The results presented in Chapter 1 drove the decision to map ecological subregions, or “ecotopes”, for Los Angeles (Chapter 2). A key point of consensus early in the initial process was that, at over 300,000 acres (121,000 hectares) of extremely diverse ecological conditions, the future LA City Index needed to better account for the distribution and variation of biodiversity across the City, versus the cumulative City-wide assessment provided for the Singapore Index. Ecotopes combine landform, microclimate, and biotic characteristics, key building blocks of biodiversity, to differentiate subregional-scale spatial units for measuring and reporting the LA City Index results. They are also envisioned as future management units to address biodiversity and related urban ecosystem stewardship of ecosystem services, pollution, and ecological hazards. Chapter 2 presents the theoretical basis and methods for selecting and partitioning 27 subregional ecotopes associated with the City of Los Angeles.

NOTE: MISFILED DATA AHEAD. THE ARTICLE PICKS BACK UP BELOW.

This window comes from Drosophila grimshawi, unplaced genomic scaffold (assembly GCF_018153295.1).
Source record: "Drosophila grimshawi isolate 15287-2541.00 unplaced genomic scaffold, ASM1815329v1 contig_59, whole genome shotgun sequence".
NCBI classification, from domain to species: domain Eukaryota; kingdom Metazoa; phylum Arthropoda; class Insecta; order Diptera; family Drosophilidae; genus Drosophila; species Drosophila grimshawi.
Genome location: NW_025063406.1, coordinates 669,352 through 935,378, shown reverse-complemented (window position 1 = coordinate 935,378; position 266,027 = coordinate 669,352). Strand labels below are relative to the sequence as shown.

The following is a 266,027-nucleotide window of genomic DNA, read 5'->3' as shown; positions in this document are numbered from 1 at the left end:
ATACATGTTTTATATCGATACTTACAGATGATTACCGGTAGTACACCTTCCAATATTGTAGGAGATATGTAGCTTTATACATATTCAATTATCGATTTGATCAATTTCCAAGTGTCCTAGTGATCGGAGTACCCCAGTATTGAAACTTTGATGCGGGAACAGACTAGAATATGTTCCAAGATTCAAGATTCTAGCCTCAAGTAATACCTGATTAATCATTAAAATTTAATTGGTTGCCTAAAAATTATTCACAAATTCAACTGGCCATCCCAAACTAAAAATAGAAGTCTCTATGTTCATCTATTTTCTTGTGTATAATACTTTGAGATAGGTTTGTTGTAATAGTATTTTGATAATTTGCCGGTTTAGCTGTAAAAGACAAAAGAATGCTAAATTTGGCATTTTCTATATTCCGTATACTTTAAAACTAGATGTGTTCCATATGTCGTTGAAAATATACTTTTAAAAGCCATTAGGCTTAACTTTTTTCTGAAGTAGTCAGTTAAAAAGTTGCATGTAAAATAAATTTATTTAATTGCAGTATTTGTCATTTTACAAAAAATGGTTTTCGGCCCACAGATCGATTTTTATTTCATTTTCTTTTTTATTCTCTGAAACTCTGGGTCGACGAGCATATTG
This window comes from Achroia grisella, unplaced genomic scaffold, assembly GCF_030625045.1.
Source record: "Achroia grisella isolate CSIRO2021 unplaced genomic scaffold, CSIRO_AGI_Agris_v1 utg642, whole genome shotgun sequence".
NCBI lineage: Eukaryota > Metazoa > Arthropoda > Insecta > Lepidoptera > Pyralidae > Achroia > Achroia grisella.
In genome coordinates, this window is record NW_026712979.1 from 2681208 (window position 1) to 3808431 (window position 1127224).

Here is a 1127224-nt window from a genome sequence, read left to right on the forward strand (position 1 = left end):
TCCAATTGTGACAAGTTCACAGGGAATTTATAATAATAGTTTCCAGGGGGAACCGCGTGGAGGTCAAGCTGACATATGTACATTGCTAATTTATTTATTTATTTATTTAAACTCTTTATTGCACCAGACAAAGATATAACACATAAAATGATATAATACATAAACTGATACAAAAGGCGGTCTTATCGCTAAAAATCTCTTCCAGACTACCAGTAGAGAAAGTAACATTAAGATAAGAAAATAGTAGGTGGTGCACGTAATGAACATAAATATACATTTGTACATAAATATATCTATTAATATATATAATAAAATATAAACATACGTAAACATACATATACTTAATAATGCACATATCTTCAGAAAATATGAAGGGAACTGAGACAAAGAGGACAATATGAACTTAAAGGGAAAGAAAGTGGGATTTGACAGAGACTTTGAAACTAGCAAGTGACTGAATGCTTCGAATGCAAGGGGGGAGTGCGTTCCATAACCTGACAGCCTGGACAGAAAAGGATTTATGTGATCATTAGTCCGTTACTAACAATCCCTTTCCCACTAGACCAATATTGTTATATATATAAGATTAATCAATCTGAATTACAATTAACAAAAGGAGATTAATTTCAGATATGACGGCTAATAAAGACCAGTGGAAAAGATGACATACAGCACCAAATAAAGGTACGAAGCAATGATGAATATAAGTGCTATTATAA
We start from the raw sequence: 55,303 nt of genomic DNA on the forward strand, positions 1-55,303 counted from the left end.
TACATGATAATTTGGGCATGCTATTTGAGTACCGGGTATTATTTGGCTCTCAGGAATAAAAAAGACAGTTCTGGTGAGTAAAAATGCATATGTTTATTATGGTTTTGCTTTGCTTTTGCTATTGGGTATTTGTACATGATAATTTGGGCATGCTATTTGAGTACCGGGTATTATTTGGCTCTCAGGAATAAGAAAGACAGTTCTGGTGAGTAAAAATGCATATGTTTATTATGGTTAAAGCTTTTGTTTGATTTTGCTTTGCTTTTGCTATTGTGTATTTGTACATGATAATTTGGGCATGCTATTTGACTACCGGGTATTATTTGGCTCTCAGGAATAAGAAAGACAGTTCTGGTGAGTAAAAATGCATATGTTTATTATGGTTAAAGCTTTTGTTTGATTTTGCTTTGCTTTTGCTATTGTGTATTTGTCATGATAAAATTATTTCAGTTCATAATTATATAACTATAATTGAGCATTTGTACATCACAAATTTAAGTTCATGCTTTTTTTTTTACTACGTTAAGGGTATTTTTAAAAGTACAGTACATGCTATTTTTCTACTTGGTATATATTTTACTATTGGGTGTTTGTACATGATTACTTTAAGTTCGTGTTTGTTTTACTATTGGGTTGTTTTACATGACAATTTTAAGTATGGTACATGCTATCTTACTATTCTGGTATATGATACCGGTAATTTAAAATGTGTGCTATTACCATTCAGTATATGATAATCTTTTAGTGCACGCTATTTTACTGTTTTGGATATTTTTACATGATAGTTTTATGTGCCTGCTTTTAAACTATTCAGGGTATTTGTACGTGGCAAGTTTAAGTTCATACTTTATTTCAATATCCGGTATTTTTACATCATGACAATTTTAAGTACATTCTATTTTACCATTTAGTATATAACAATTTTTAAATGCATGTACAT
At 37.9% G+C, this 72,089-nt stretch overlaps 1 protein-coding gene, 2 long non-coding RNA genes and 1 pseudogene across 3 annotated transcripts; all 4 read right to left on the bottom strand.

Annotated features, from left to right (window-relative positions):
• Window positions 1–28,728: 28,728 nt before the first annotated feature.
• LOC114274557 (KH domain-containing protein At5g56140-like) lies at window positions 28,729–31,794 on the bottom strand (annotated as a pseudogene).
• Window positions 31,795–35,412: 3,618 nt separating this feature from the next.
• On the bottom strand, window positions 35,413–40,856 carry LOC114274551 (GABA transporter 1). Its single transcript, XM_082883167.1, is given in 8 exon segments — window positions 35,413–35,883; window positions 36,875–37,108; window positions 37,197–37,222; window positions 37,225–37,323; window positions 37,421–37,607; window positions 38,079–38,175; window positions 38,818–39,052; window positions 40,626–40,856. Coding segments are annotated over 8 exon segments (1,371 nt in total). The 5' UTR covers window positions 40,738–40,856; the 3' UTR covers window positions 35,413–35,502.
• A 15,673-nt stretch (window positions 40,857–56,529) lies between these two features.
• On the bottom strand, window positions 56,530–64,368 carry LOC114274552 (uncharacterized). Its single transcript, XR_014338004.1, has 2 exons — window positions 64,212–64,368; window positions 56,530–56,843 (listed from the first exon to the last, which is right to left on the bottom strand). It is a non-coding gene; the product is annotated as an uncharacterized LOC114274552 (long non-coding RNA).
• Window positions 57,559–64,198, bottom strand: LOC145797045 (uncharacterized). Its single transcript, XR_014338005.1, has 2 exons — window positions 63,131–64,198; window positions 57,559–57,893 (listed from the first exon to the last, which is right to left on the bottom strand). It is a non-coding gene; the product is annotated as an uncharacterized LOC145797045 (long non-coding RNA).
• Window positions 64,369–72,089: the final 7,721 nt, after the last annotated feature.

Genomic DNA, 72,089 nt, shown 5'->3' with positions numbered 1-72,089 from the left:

The final chapter, Chapter 3, presents measurement methods, results, and stewardship implications associated with two key indicators of the LA City Index: habitat quality and connectivity of landscapes and open space. The research integrates high-resolution land cover and vegetation datasets, and connectivity modeling tools, to estimate and map habitat quality across the City and surrounding areas at a 10-foot (3-meter) spatial resolution. Connectivity of habitat areas is then modeled using Omniscape at a 30-foot resolution for the Elysian Valley sub-area as a proof of concept for the broader City. The result is a quantitative, spatial, “wall-to-wall” valuation of urban landcover as habitat for native biodiversity to live and move, ranging from the most natural to the most urban locations. This spatially explicit measure of connectivity provides an important tool toward quantifying biodiversity change in the City. Results suggest implications for both habitat conservation and equitable access to urban nature, two key objectives of the Biodiversity Motion and 2035 no-net-loss biodiversity target. It also provides an important dataset for incorporating biodiversity stewardship considerations into urban and landscape design and planning.